All About Cannabis for Pets

Unless you’ve been living in a cave for the past 5 years you have, no doubt read or heard on the news about the use of marijuana as a medicine for a number of disease problems, including epilepsy and pain.

Perhaps you’ve wondered if this newly-emerging herbal extract could be of some help for your pet? This column will discuss the potential uses for cannabis (which is the proper name for marijuana and hemp), potential problems with its use, and the best way to administer it to your pet. (No, its not by blowing smoke in their nose or ear!)

This is not about getting your pet “high”. Its about getting your pet “well”.

Background Information that is Important for you to Know

Marijuana comes from the type of cannabis plant that produces high levels of THC, otherwise known as Tetrahydrocannabinol. THC is the only part of the cannabis plant that is psychotropic, in other words, gets you high. There are nearly 65 other components of cannabis that are like THC almost all of which been found in research to possess some sort of medicinal property.

Nurse Your Pet_46THC and these other similar molecules, as a class, are called “Cannabinoids” and they are found only in the cannabis plant, except for a few exceptions. No other plant produces as large or as many cannabinoids as the cannabis plant. The major cannabinoid that has even more medicinal properties than THC and is not psychotropic like THC, is called Cannabidiol or CBD.

The marijuana plant has high THC, but relatively low CBDs, and is not a very fibrous plant. This is in comparison to the hemp plant, both of which are of the cannabis species. In hemp you have such low levels of THC that it does not get you high, but it has, unlike marijuana, very high levels of CBDs. Hemp plants are known for their high fiber content which can be manufactured into paper, fabric, rope, and even building materials. Many people don’t know that the first American flag, sewn by the legendary Betsy Ross, was made from hemp cloth, as were the uniforms of the Revolutionary War soldiers!

In studies performed in the 1970s, when the US government was learning more about marijuana to see if it could be turned into a weapon, they tested THC on dogs and a number of other species, including pigeons, rats and monkeys. What they found was that the dog has the highest number of THC receptors (now called CB1 receptors) in its cerebellum. This brain structure is responsible for coordinated movement.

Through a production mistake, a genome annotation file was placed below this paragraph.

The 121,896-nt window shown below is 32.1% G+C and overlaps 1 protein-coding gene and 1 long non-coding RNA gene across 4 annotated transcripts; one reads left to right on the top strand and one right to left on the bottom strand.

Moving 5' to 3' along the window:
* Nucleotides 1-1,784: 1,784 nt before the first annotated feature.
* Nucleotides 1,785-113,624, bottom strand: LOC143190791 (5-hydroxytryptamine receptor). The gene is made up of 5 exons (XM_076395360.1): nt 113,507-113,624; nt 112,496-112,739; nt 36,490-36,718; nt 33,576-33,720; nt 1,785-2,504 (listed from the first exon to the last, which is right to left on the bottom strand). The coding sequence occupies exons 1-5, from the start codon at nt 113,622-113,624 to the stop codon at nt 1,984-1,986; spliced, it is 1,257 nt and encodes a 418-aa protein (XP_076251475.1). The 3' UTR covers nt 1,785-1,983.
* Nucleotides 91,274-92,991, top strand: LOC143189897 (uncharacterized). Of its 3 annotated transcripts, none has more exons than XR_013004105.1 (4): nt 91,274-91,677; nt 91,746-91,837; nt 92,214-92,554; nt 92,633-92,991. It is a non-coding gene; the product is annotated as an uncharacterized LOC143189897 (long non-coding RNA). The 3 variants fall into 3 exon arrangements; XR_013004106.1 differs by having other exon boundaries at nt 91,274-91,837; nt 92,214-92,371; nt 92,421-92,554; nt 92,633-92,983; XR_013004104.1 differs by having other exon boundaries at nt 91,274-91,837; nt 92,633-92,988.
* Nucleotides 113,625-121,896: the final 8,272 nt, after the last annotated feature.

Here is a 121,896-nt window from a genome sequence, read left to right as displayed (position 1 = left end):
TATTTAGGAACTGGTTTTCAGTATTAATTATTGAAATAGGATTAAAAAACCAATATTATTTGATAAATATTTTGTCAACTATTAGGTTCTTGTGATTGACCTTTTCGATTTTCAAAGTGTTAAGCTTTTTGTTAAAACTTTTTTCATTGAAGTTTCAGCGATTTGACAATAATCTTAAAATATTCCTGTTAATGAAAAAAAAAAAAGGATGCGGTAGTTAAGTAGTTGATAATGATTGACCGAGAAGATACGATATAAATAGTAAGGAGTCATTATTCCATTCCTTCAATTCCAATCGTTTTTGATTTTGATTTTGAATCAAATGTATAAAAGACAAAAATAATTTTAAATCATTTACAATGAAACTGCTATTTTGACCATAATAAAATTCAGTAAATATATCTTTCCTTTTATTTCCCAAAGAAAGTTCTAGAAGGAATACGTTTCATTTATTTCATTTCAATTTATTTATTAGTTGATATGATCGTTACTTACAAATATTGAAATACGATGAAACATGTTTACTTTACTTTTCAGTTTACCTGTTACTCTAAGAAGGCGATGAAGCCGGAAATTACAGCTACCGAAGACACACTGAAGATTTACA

So, when dog who hasn’t had THC before is given some it can have an adverse reaction known as “Static Ataxia”, in which they look like they are stoned, and stand on all four legs with feet held wide, and can’t move forward or backward, they just stand there and rock back and forth, possibly drooling some too. With much higher doses they will fall down, unable to get up, and may mess on themselves. In very rare cases with very large doses, or when the marijuana is cooked into an edible with chocolate, which is also toxic to dogs, several dogs have been reported to die.

Even though marijuana is considered safe in humans, it is riskier to use in dogs.

This means that if you give your dog some marijuana, even a small amount, it may have this reaction. If, for instance you live in a state with legal medical marijuana, and you purchased legally an edible treat for yourself, if you leave that out on the coffee table and your dog, or your child accidentally eats it, you may be needing to take them to your local Emergency Room for observation and detoxification.

In other articles in this column I will discuss:

  1. How to introduce medical marijuana to your pet to help avoid these emergencies.
  2. The use of hemp extracts instead of marijuana for your pet, which have minimal levels of THC, so they are not psychotropic, but contain high levels of CBDs which have many medicinal benefits.
  3. How to dose the medical marijuana or medical hemp to best benefit your pet.
  4. Potential medical applications for hemp and marijuana in pets
  5. Legal issues with the use of these herbal extracts.
  6. Research studies that help us to understand cannabis therapies better
  7. Basic scientific information about cannabis and how it works in the body through the endocannabinoid system.
  8. How to make your own extracts of cannabis if you live in a state where it is legal.
  9. Some of the interesting history of cannabis, that has been a part of human culture since before the time of recorded history
  10. Dispensary products: Which ones are safer to use than others for your pets.
  11. Hemp-based pet products to guide you in your decision about what is the best product for your pet’s needs.
  12. I will answer specific questions you may have about your pet and the potential benefit or risk to giving it cannabis.
  13. I will share stories from practice about successes and failures of cannabinoid therapies in animals.

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